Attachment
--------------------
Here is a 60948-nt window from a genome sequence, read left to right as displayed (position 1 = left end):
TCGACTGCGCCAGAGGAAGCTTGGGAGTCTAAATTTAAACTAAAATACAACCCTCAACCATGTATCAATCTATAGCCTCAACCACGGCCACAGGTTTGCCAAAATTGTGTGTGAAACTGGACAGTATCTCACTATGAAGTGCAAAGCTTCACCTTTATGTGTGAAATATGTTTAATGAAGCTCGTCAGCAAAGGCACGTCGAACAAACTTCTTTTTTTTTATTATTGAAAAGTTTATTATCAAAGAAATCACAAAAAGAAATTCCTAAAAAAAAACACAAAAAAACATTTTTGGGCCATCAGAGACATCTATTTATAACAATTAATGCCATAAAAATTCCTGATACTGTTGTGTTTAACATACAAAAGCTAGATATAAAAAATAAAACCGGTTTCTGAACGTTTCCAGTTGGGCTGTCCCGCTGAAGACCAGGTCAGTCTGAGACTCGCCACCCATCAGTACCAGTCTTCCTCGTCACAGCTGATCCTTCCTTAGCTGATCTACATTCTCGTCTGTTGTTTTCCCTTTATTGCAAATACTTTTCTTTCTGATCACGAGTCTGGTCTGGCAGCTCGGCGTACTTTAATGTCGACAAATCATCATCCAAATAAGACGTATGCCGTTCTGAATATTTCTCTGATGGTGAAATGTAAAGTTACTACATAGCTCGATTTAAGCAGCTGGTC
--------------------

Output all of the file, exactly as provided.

Here is a 60948-nt window from a genome sequence, read left to right as displayed (position 1 = left end):
TCGACTGCGCCAGAGGAAGCTTGGGAGTCTAAATTTAAACTAAAATACAACCCTCAACCATGTATCAATCTATAGCCTCAACCACGGCCACAGGTTTGCCAAAATTGTGTGTGAAACTGGACAGTATCTCACTATGAAGTGCAAAGCTTCACCTTTATGTGTGAAATATGTTTAATGAAGCTCGTCAGCAAAGGCACGTCGAACAAACTTCTTTTTTTTTATTATTGAAAAGTTTATTATCAAAGAAATCACAAAAAGAAATTCCTAAAAAAAAACACAAAAAAACATTTTTGGGCCATCAGAGACATCTATTTATAACAATTAATGCCATAAAAATTCCTGATACTGTTGTGTTTAACATACAAAAGCTAGATATAAAAAATAAAACCGGTTTCTGAACGTTTCCAGTTGGGCTGTCCCGCTGAAGACCAGGTCAGTCTGAGACTCGCCACCCATCAGTACCAGTCTTCCTCGTCACAGCTGATCCTTCCTTAGCTGATCTACATTCTCGTCTGTTGTTTTCCCTTTATTGCAAATACTTTTCTTTCTGATCACGAGTCTGGTCTGGCAGCTCGGCGTACTTTAATGTCGACAAATCATCATCCAAATAAGACGTATGCCGTTCTGAATATTTCTCTGATGGTGAAATGTAAAGTTACTACATAGCTCGATTTAAGCAGCTGGTC